We usually think of politics in two ways: as the "big-P" politics of campaigns and referendums -- noisy, zero-sum contests that get lots of public attention -- and the "small-P" politics of gaining approval for policies and projects. These are the non-zero-sum contests of compromise and tradeoffs that revolve around regulatory approvals, planning board and city council votes, and the occasional state law.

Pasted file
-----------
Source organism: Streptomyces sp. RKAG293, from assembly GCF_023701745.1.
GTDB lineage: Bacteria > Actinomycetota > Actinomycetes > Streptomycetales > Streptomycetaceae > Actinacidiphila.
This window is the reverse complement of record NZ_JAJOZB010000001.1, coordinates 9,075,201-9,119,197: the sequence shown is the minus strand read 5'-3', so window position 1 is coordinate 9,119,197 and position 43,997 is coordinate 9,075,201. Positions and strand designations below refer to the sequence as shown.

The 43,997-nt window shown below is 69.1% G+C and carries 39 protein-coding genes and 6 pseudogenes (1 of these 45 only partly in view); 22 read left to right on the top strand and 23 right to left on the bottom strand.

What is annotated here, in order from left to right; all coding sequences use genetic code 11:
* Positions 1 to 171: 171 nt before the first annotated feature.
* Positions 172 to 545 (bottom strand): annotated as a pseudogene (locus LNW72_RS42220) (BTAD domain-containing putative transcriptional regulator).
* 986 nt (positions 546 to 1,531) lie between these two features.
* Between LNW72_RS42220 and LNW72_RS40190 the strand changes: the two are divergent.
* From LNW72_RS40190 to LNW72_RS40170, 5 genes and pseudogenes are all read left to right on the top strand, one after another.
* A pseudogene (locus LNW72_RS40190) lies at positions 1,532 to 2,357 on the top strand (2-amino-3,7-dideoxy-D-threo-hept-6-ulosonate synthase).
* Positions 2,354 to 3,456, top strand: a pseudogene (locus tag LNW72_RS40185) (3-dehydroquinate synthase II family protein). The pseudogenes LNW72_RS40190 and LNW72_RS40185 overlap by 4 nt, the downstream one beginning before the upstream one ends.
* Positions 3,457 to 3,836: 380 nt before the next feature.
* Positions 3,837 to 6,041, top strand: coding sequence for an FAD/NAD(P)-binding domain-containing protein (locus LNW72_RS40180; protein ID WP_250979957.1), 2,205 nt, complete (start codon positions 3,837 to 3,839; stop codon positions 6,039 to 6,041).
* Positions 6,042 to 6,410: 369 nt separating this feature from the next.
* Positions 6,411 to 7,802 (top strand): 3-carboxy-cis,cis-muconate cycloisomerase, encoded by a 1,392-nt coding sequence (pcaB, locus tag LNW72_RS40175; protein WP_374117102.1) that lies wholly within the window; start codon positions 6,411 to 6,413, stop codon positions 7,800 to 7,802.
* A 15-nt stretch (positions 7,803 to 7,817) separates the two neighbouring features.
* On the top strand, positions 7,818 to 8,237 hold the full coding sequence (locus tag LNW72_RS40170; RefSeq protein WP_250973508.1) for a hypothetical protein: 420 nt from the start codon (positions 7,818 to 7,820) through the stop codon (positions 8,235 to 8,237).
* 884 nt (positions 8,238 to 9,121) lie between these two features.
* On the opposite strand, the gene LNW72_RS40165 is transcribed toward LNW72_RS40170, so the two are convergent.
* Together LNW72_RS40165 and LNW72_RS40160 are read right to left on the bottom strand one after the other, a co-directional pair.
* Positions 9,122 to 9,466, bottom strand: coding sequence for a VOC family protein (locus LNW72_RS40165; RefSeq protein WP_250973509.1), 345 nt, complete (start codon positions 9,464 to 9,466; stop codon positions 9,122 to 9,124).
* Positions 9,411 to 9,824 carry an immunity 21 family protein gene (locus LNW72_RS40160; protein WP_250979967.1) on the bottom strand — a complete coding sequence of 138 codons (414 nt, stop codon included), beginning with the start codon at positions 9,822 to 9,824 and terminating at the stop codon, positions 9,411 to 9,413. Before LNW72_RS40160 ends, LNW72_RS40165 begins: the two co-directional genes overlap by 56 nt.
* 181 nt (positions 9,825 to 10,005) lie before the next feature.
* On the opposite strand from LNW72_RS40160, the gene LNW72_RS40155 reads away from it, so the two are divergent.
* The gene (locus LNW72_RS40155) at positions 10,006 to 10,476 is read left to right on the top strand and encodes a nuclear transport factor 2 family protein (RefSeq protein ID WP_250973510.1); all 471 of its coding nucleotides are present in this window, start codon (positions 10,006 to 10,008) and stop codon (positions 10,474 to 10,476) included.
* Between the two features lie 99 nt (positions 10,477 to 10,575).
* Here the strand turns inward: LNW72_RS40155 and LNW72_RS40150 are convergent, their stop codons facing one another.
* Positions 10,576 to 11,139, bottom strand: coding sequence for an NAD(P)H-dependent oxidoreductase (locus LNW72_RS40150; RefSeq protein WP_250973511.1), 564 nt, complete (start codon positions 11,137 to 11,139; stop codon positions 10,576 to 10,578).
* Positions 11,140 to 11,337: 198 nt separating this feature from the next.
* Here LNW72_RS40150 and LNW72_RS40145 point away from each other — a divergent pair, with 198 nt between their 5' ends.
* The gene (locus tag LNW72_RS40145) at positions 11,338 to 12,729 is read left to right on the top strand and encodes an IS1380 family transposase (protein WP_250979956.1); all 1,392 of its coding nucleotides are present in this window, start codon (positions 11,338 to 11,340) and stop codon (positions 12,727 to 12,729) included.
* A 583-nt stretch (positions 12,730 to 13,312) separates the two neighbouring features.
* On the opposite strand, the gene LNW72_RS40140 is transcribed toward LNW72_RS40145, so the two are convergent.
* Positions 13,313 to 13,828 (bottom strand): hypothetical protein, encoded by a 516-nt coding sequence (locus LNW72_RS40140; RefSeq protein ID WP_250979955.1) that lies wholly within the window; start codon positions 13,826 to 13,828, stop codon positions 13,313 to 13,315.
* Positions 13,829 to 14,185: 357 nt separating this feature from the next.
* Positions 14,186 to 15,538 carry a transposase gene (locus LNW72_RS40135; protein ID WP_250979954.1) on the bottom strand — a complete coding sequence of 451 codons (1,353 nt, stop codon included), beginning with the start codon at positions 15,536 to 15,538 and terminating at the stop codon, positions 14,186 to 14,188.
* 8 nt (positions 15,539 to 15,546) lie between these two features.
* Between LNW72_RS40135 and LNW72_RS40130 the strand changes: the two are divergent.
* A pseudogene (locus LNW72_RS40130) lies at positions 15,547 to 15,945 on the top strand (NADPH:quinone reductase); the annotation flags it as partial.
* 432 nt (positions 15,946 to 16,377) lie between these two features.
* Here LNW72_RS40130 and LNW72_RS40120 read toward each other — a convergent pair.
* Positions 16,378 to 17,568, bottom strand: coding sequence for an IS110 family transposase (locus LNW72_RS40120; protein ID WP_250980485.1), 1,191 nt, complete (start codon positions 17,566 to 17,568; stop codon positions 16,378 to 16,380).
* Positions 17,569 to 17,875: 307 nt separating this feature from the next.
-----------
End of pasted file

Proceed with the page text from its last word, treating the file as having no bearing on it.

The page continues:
But there's a third version, a kind of meta-politics that's critical to progress but rarely gets noticed. It's the politics of public opinion. How important is public opinion? Listen to Abraham Lincoln: "With public sentiment," Lincoln said, "nothing can fail; without it, nothing can succeed. Consequently he who molds public sentiment goes deeper than he who enacts statutes or pronounces decisions."